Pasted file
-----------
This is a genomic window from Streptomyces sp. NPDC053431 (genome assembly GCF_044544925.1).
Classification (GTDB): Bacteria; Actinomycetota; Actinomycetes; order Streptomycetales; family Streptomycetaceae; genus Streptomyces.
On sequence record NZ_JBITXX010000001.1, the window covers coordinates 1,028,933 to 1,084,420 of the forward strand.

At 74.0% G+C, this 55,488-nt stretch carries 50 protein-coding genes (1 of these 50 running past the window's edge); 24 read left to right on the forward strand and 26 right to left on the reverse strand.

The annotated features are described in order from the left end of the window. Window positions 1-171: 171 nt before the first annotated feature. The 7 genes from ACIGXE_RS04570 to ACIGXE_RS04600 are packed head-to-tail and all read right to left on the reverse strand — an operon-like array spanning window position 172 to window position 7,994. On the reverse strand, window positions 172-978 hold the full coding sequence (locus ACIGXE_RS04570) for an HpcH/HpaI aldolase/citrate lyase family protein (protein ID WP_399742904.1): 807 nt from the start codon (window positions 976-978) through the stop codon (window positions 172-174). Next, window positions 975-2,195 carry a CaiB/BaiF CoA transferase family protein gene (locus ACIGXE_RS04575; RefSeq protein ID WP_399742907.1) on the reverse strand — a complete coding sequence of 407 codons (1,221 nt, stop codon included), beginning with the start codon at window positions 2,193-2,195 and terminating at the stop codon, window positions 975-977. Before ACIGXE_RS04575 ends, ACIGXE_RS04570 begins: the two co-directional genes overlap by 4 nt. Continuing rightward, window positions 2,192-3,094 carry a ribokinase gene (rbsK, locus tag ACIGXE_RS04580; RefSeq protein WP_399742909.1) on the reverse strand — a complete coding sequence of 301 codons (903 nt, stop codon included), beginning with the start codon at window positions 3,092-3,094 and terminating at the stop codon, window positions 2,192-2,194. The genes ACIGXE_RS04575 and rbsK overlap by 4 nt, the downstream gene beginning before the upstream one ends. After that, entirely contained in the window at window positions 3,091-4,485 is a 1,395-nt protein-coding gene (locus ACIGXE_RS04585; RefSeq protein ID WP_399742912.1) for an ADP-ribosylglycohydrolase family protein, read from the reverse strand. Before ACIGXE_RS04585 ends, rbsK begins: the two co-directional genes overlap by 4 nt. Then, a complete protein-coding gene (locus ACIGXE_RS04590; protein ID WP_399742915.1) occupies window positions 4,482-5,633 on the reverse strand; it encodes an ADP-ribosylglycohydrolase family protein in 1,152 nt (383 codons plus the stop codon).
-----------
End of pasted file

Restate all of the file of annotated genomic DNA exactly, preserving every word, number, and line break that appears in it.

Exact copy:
This is a genomic window from Streptomyces sp. NPDC053431 (genome assembly GCF_044544925.1).
Classification (GTDB): Bacteria; Actinomycetota; Actinomycetes; order Streptomycetales; family Streptomycetaceae; genus Streptomyces.
On sequence record NZ_JBITXX010000001.1, the window covers coordinates 1,028,933 to 1,084,420 of the forward strand.

At 74.0% G+C, this 55,488-nt stretch carries 50 protein-coding genes (1 of these 50 running past the window's edge); 24 read left to right on the forward strand and 26 right to left on the reverse strand.

The annotated features are described in order from the left end of the window. Window positions 1-171: 171 nt before the first annotated feature. The 7 genes from ACIGXE_RS04570 to ACIGXE_RS04600 are packed head-to-tail and all read right to left on the reverse strand — an operon-like array spanning window position 172 to window position 7,994. On the reverse strand, window positions 172-978 hold the full coding sequence (locus ACIGXE_RS04570) for an HpcH/HpaI aldolase/citrate lyase family protein (protein ID WP_399742904.1): 807 nt from the start codon (window positions 976-978) through the stop codon (window positions 172-174). Next, window positions 975-2,195 carry a CaiB/BaiF CoA transferase family protein gene (locus ACIGXE_RS04575; RefSeq protein ID WP_399742907.1) on the reverse strand — a complete coding sequence of 407 codons (1,221 nt, stop codon included), beginning with the start codon at window positions 2,193-2,195 and terminating at the stop codon, window positions 975-977. Before ACIGXE_RS04575 ends, ACIGXE_RS04570 begins: the two co-directional genes overlap by 4 nt. Continuing rightward, window positions 2,192-3,094 carry a ribokinase gene (rbsK, locus tag ACIGXE_RS04580; RefSeq protein WP_399742909.1) on the reverse strand — a complete coding sequence of 301 codons (903 nt, stop codon included), beginning with the start codon at window positions 3,092-3,094 and terminating at the stop codon, window positions 2,192-2,194. The genes ACIGXE_RS04575 and rbsK overlap by 4 nt, the downstream gene beginning before the upstream one ends. After that, entirely contained in the window at window positions 3,091-4,485 is a 1,395-nt protein-coding gene (locus ACIGXE_RS04585; RefSeq protein ID WP_399742912.1) for an ADP-ribosylglycohydrolase family protein, read from the reverse strand. Before ACIGXE_RS04585 ends, rbsK begins: the two co-directional genes overlap by 4 nt. Then, a complete protein-coding gene (locus ACIGXE_RS04590; protein ID WP_399742915.1) occupies window positions 4,482-5,633 on the reverse strand; it encodes an ADP-ribosylglycohydrolase family protein in 1,152 nt (383 codons plus the stop codon).